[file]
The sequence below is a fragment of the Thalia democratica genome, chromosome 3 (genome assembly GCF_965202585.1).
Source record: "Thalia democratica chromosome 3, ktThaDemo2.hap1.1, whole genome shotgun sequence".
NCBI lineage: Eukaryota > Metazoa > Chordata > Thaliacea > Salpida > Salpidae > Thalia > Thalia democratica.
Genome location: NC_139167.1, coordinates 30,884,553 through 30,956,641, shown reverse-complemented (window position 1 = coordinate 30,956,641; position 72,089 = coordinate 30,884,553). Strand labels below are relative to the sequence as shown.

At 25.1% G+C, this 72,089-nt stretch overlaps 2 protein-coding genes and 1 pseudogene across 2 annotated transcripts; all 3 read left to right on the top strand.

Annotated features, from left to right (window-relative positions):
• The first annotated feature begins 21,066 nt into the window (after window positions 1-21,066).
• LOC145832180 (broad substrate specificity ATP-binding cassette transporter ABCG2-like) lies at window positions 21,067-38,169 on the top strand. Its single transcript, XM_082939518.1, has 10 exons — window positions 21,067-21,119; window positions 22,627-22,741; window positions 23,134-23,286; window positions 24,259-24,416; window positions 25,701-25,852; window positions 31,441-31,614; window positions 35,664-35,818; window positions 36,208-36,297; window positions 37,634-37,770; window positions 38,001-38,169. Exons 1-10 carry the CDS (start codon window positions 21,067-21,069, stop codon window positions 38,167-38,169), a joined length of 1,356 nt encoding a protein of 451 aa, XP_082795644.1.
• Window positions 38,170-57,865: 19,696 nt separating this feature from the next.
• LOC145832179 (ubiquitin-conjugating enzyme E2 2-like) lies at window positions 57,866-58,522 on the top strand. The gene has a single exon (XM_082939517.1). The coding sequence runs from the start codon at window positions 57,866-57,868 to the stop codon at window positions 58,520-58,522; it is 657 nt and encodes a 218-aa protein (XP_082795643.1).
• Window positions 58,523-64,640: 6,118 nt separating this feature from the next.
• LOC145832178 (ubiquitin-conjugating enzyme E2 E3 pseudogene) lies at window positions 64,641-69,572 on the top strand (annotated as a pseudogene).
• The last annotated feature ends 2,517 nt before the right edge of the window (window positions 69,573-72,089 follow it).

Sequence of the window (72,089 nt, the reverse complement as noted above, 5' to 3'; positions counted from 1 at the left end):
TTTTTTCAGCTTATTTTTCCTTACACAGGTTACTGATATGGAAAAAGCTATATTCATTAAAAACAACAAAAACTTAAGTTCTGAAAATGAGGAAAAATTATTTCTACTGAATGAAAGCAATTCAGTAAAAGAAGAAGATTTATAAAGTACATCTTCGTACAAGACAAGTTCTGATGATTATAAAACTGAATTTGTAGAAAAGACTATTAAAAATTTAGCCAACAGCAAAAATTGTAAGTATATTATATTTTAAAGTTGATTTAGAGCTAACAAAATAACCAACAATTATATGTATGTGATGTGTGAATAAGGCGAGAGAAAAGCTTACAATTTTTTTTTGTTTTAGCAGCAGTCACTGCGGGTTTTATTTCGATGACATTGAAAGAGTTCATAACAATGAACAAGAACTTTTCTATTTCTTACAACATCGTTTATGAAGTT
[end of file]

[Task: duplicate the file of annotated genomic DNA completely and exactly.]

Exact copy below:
The sequence below is a fragment of the Thalia democratica genome, chromosome 3 (genome assembly GCF_965202585.1).
Source record: "Thalia democratica chromosome 3, ktThaDemo2.hap1.1, whole genome shotgun sequence".
NCBI lineage: Eukaryota > Metazoa > Chordata > Thaliacea > Salpida > Salpidae > Thalia > Thalia democratica.
Genome location: NC_139167.1, coordinates 30,884,553 through 30,956,641, shown reverse-complemented (window position 1 = coordinate 30,956,641; position 72,089 = coordinate 30,884,553). Strand labels below are relative to the sequence as shown.

At 25.1% G+C, this 72,089-nt stretch overlaps 2 protein-coding genes and 1 pseudogene across 2 annotated transcripts; all 3 read left to right on the top strand.

Annotated features, from left to right (window-relative positions):
• The first annotated feature begins 21,066 nt into the window (after window positions 1-21,066).
• LOC145832180 (broad substrate specificity ATP-binding cassette transporter ABCG2-like) lies at window positions 21,067-38,169 on the top strand. Its single transcript, XM_082939518.1, has 10 exons — window positions 21,067-21,119; window positions 22,627-22,741; window positions 23,134-23,286; window positions 24,259-24,416; window positions 25,701-25,852; window positions 31,441-31,614; window positions 35,664-35,818; window positions 36,208-36,297; window positions 37,634-37,770; window positions 38,001-38,169. Exons 1-10 carry the CDS (start codon window positions 21,067-21,069, stop codon window positions 38,167-38,169), a joined length of 1,356 nt encoding a protein of 451 aa, XP_082795644.1.
• Window positions 38,170-57,865: 19,696 nt separating this feature from the next.
• LOC145832179 (ubiquitin-conjugating enzyme E2 2-like) lies at window positions 57,866-58,522 on the top strand. The gene has a single exon (XM_082939517.1). The coding sequence runs from the start codon at window positions 57,866-57,868 to the stop codon at window positions 58,520-58,522; it is 657 nt and encodes a 218-aa protein (XP_082795643.1).
• Window positions 58,523-64,640: 6,118 nt separating this feature from the next.
• LOC145832178 (ubiquitin-conjugating enzyme E2 E3 pseudogene) lies at window positions 64,641-69,572 on the top strand (annotated as a pseudogene).
• The last annotated feature ends 2,517 nt before the right edge of the window (window positions 69,573-72,089 follow it).

Sequence of the window (72,089 nt, the reverse complement as noted above, 5' to 3'; positions counted from 1 at the left end):
TTTTTTCAGCTTATTTTTCCTTACACAGGTTACTGATATGGAAAAAGCTATATTCATTAAAAACAACAAAAACTTAAGTTCTGAAAATGAGGAAAAATTATTTCTACTGAATGAAAGCAATTCAGTAAAAGAAGAAGATTTATAAAGTACATCTTCGTACAAGACAAGTTCTGATGATTATAAAACTGAATTTGTAGAAAAGACTATTAAAAATTTAGCCAACAGCAAAAATTGTAAGTATATTATATTTTAAAGTTGATTTAGAGCTAACAAAATAACCAACAATTATATGTATGTGATGTGTGAATAAGGCGAGAGAAAAGCTTACAATTTTTTTTTGTTTTAGCAGCAGTCACTGCGGGTTTTATTTCGATGACATTGAAAGAGTTCATAACAATGAACAAGAACTTTTCTATTTCTTACAACATCGTTTATGAAGTT